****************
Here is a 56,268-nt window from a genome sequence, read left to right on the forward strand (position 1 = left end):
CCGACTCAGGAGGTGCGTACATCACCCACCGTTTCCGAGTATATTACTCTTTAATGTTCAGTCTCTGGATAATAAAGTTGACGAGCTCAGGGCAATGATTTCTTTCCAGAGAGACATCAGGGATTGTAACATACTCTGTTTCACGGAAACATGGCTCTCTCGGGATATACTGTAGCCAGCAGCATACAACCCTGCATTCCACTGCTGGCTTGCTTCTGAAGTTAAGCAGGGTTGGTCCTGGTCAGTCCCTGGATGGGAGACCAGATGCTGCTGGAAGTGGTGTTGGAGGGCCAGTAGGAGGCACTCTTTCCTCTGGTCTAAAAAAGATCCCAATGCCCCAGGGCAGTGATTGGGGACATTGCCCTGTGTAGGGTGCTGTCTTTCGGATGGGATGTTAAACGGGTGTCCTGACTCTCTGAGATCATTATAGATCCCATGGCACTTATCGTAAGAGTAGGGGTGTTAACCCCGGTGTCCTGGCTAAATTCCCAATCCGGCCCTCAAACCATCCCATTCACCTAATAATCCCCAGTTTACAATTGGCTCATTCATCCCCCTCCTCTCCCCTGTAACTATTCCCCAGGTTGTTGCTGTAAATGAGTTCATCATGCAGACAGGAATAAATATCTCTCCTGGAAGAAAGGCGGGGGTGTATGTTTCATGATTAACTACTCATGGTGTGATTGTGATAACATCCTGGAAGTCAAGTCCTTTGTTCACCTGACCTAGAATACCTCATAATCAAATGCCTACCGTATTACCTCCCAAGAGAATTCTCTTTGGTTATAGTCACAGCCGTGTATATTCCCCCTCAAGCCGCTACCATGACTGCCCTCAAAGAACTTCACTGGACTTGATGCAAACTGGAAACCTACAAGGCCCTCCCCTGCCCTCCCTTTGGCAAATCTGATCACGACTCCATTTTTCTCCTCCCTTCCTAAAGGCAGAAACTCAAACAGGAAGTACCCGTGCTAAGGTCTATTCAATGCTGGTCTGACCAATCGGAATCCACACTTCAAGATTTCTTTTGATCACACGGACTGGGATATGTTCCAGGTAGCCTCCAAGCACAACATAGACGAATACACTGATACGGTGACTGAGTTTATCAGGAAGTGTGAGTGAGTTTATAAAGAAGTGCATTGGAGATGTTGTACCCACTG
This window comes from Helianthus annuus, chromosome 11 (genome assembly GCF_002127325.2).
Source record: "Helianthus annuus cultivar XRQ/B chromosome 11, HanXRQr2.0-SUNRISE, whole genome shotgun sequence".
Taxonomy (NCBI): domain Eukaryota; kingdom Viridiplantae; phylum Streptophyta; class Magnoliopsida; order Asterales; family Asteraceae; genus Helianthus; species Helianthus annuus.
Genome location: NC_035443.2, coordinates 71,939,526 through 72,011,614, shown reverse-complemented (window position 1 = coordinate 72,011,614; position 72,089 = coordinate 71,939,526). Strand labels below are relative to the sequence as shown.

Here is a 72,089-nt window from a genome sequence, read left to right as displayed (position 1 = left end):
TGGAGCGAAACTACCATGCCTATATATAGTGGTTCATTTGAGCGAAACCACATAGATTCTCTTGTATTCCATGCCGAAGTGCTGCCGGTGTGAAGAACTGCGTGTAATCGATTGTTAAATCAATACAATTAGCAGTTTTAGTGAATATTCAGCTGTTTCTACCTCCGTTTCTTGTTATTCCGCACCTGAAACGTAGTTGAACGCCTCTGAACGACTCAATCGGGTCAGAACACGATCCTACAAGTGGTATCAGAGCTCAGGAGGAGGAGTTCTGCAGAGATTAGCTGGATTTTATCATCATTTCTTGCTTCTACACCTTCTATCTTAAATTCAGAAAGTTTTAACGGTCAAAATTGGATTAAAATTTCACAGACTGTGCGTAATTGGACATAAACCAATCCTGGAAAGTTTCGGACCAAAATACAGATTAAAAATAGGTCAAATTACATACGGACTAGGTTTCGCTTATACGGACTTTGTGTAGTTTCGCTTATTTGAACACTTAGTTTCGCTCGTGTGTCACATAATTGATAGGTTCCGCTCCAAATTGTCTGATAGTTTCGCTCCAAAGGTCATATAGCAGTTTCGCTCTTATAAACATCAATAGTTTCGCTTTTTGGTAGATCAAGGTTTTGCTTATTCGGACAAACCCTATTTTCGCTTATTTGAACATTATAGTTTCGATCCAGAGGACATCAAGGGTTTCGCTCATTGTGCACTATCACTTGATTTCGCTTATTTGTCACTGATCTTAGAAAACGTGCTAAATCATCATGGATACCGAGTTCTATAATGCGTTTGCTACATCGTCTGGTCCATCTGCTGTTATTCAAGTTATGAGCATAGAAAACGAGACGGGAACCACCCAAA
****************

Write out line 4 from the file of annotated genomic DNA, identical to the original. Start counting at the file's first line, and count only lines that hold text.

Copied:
Source record: "Helianthus annuus cultivar XRQ/B chromosome 11, HanXRQr2.0-SUNRISE, whole genome shotgun sequence".